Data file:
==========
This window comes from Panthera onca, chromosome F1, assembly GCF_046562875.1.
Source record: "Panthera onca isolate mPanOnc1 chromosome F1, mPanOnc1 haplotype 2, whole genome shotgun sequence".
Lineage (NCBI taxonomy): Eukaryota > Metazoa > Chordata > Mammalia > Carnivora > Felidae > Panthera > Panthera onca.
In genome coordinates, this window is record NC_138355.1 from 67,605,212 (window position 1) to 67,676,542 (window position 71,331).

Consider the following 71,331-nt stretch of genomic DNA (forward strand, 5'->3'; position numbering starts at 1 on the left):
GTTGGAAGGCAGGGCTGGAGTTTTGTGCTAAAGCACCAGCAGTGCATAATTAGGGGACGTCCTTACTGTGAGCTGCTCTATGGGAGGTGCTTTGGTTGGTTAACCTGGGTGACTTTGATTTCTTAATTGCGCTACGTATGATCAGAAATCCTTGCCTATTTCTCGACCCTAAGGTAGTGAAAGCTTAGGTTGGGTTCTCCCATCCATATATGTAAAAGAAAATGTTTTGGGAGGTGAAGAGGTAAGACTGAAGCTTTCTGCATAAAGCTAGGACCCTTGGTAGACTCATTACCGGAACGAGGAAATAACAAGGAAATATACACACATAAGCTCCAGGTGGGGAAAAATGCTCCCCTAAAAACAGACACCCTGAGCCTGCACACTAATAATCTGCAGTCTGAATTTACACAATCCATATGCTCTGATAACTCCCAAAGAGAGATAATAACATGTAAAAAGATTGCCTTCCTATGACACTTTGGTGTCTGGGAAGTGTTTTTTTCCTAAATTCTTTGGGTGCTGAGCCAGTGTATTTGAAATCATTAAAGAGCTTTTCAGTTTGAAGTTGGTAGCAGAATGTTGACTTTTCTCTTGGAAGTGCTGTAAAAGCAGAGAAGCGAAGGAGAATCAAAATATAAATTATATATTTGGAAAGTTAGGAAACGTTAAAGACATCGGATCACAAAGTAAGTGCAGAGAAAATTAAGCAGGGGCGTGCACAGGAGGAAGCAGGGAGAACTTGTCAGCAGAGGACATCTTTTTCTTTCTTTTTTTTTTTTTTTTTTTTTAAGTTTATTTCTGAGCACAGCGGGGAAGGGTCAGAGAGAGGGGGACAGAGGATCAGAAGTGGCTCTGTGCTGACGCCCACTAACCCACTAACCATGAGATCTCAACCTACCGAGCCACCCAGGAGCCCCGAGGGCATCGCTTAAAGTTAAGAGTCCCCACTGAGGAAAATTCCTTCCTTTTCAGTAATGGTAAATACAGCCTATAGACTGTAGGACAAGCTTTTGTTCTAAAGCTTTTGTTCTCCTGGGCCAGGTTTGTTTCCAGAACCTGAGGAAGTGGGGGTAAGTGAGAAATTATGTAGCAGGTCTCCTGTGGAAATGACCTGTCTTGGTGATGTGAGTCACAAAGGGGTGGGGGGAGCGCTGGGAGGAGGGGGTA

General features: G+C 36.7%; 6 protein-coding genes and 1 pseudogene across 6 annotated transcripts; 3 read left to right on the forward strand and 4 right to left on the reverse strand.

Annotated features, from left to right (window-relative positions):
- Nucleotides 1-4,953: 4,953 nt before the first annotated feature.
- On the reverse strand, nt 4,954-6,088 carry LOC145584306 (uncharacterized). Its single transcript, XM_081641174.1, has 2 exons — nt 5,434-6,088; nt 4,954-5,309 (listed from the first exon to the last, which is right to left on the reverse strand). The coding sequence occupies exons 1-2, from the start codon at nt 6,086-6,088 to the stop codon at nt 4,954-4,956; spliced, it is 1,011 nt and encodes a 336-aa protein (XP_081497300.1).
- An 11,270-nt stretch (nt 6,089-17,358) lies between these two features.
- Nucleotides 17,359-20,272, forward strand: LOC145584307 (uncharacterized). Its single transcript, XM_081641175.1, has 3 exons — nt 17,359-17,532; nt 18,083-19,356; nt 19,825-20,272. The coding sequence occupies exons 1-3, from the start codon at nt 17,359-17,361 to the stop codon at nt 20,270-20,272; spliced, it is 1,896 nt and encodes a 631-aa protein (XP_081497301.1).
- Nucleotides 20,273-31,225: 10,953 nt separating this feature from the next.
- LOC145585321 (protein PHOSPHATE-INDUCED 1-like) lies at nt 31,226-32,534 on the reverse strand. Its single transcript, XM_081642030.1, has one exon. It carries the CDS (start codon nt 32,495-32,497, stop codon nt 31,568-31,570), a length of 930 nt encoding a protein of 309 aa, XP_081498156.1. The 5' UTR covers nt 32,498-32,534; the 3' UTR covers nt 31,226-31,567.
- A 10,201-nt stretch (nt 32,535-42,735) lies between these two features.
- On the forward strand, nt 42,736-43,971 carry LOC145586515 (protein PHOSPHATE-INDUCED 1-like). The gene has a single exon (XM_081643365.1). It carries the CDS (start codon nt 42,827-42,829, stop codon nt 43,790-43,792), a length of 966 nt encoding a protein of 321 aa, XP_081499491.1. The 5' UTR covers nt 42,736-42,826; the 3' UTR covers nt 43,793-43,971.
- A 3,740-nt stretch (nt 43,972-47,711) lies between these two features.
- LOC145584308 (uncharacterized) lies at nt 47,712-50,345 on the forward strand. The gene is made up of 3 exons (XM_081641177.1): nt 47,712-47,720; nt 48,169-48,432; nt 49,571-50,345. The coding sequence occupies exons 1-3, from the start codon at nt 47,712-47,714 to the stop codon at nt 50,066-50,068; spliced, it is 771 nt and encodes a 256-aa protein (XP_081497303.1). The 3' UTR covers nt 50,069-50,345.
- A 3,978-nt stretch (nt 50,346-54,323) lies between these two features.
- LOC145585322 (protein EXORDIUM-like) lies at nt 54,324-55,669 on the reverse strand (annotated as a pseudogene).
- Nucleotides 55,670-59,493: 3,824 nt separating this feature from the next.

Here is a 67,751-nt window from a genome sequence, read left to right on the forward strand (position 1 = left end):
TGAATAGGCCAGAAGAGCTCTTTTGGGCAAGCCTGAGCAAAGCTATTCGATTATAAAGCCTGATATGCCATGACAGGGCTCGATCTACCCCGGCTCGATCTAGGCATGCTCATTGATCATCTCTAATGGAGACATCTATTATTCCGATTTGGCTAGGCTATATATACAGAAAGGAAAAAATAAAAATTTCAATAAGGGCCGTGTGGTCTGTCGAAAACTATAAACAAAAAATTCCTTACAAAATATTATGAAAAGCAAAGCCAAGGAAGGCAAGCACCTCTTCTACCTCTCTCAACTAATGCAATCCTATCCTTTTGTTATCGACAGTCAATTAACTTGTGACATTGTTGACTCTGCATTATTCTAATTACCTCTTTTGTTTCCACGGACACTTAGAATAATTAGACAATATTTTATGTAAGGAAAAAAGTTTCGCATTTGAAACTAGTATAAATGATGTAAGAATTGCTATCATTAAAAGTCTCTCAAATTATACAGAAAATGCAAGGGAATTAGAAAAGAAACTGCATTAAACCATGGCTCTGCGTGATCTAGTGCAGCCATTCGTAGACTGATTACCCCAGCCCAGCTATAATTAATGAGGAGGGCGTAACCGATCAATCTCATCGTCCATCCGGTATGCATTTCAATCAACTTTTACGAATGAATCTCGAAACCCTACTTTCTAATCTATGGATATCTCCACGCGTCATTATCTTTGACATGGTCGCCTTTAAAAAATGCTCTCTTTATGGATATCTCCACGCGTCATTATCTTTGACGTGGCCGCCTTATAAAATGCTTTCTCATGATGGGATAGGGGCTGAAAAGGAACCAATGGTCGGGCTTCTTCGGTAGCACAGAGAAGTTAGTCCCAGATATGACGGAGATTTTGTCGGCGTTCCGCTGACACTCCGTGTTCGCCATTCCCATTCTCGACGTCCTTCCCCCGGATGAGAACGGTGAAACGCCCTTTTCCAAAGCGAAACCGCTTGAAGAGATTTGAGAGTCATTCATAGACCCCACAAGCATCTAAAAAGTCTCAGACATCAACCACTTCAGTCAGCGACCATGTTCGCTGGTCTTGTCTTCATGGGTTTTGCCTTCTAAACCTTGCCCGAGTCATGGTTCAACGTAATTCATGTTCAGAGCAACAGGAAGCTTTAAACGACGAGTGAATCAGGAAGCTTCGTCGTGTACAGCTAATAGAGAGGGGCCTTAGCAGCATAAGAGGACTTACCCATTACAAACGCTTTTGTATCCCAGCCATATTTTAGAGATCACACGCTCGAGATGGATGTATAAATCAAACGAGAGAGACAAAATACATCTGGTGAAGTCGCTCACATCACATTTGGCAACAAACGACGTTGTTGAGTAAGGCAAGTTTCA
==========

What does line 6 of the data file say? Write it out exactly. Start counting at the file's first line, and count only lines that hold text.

GTTGGAAGGCAGGGCTGGAGTTTTGTGCTAAAGCACCAGCAGTGCATAATTAGGGGACGTCCTTACTGTGAGCTGCTCTATGGGAGGTGCTTTGGTTGGTTAACCTGGGTGACTTTGATTTCTTAATTGCGCTACGTATGATCAGAAATCCTTGCCTATTTCTCGACCCTAAGGTAGTGAAAGCTTAGGTTGGGTTCTCCCATCCATATATGTAAAAGAAAATGTTTTGGGAGGTGAAGAGGTAAGACTGAAGCTTTCTGCATAAAGCTAGGACCCTTGGTAGACTCATTACCGGAACGAGGAAATAACAAGGAAATATACACACATAAGCTCCAGGTGGGGAAAAATGCTCCCCTAAAAACAGACACCCTGAGCCTGCACACTAATAATCTGCAGTCTGAATTTACACAATCCATATGCTCTGATAACTCCCAAAGAGAGATAATAACATGTAAAAAGATTGCCTTCCTATGACACTTTGGTGTCTGGGAAGTGTTTTTTTCCTAAATTCTTTGGGTGCTGAGCCAGTGTATTTGAAATCATTAAAGAGCTTTTCAGTTTGAAGTTGGTAGCAGAATGTTGACTTTTCTCTTGGAAGTGCTGTAAAAGCAGAGAAGCGAAGGAGAATCAAAATATAAATTATATATTTGGAAAGTTAGGAAACGTTAAAGACATCGGATCACAAAGTAAGTGCAGAGAAAATTAAGCAGGGGCGTGCACAGGAGGAAGCAGGGAGAACTTGTCAGCAGAGGACATCTTTTTCTTTCTTTTTTTTTTTTTTTTTTTTTAAGTTTATTTCTGAGCACAGCGGGGAAGGGTCAGAGAGAGGGGGACAGAGGATCAGAAGTGGCTCTGTGCTGACGCCCACTAACCCACTAACCATGAGATCTCAACCTACCGAGCCACCCAGGAGCCCCGAGGGCATCGCTTAAAGTTAAGAGTCCCCACTGAGGAAAATTCCTTCCTTTTCAGTAATGGTAAATACAGCCTATAGACTGTAGGACAAGCTTTTGTTCTAAAGCTTTTGTTCTCCTGGGCCAGGTTTGTTTCCAGAACCTGAGGAAGTGGGGGTAAGTGAGAAATTATGTAGCAGGTCTCCTGTGGAAATGACCTGTCTTGGTGATGTGAGTCACAAAGGGGTGGGGGGAGCGCTGGGAGGAGGGGGTA